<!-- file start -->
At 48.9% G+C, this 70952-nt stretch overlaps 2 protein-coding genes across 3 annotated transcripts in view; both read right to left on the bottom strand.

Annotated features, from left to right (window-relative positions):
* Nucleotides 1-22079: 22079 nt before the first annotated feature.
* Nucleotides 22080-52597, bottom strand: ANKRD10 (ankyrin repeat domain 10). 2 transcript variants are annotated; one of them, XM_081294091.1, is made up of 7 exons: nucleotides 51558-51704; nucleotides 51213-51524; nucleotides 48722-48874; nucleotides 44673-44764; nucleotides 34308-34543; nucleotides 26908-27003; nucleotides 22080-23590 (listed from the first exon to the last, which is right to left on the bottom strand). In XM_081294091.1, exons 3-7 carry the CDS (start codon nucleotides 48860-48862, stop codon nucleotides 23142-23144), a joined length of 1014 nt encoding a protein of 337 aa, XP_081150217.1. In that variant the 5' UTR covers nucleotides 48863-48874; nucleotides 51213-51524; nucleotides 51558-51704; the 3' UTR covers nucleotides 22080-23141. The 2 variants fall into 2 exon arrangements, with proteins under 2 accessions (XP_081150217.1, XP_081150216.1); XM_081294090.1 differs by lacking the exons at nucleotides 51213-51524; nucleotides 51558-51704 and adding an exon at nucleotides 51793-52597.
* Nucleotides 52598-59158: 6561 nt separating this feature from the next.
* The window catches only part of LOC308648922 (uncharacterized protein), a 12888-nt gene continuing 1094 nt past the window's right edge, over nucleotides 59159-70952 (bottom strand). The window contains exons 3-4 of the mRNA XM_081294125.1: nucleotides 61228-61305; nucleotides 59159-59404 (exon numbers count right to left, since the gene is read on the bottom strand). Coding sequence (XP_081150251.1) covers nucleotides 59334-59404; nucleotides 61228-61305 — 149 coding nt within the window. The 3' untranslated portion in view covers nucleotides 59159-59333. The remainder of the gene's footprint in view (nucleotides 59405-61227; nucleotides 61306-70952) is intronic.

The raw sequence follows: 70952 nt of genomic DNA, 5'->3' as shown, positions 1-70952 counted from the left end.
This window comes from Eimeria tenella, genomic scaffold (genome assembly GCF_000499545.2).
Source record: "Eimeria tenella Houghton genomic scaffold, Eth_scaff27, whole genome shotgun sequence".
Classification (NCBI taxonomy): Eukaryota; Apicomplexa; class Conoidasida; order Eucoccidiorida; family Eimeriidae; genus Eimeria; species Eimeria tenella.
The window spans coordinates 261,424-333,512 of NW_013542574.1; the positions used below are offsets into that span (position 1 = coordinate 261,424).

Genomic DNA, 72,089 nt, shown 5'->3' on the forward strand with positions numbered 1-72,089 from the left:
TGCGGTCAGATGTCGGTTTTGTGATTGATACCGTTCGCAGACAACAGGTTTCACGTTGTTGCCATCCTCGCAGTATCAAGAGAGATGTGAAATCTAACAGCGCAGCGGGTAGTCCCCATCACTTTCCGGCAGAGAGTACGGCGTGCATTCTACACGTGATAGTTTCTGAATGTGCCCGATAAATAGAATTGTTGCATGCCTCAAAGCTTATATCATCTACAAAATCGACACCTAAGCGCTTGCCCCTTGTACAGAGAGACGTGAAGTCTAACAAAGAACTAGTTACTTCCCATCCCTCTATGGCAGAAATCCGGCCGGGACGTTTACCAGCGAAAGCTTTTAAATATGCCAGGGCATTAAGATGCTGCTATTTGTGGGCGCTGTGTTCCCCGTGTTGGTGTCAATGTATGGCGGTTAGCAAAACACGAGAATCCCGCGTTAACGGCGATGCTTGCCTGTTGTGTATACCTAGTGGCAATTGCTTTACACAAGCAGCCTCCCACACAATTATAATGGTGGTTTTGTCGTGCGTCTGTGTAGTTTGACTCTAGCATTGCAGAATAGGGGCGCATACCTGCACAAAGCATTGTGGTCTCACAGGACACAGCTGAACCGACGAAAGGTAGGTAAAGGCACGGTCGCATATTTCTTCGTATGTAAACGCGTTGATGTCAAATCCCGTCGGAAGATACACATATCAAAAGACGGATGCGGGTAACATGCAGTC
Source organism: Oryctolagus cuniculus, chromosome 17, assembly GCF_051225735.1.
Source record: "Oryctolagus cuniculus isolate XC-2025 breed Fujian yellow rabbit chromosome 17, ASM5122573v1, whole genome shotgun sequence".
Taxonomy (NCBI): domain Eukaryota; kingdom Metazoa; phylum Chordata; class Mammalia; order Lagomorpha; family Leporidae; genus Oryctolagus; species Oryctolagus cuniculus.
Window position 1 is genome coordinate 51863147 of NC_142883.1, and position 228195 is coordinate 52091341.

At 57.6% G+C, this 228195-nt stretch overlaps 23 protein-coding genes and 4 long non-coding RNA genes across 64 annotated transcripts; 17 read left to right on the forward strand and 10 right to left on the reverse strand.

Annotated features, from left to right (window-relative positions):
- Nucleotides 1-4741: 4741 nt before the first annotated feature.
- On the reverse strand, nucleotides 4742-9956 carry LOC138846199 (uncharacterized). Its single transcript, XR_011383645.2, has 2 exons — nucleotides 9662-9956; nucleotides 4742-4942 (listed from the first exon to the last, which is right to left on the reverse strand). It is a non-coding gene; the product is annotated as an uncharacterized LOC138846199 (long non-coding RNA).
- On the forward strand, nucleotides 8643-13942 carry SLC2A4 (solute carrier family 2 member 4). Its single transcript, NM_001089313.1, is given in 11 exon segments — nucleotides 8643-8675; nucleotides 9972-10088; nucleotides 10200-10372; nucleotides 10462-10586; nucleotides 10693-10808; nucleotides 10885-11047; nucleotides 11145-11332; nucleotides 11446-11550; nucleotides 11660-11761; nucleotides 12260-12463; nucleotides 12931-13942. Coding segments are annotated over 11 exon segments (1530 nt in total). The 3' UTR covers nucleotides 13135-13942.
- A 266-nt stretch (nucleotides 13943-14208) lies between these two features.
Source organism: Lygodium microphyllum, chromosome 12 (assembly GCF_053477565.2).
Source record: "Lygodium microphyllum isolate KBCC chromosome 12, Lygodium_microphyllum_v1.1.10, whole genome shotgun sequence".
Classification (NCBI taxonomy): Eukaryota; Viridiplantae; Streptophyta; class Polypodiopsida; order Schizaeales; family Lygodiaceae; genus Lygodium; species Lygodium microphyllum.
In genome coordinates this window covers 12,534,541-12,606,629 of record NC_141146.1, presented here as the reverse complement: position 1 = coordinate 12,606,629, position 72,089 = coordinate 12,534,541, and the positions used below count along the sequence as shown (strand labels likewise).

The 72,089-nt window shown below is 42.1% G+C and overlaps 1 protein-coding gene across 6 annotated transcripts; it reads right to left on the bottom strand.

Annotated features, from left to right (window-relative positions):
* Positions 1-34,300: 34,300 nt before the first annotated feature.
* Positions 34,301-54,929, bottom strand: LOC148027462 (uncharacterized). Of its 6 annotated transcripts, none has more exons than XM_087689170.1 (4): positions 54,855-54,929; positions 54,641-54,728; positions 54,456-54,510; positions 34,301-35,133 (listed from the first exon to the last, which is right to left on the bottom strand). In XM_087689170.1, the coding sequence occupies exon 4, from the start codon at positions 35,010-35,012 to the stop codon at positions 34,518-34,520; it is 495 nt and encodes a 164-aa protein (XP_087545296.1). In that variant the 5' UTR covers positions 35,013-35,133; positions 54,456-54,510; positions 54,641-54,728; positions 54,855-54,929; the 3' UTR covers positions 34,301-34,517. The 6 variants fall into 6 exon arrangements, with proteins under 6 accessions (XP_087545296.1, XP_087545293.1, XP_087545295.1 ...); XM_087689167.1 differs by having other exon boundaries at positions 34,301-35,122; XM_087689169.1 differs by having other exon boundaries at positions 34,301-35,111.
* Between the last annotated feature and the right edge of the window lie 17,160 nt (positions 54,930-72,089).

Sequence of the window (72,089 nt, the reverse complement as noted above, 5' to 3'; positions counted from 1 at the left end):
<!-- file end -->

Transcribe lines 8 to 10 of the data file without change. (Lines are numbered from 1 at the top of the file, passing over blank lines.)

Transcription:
This window comes from Eimeria tenella, genomic scaffold (genome assembly GCF_000499545.2).
Source record: "Eimeria tenella Houghton genomic scaffold, Eth_scaff27, whole genome shotgun sequence".
Classification (NCBI taxonomy): Eukaryota; Apicomplexa; class Conoidasida; order Eucoccidiorida; family Eimeriidae; genus Eimeria; species Eimeria tenella.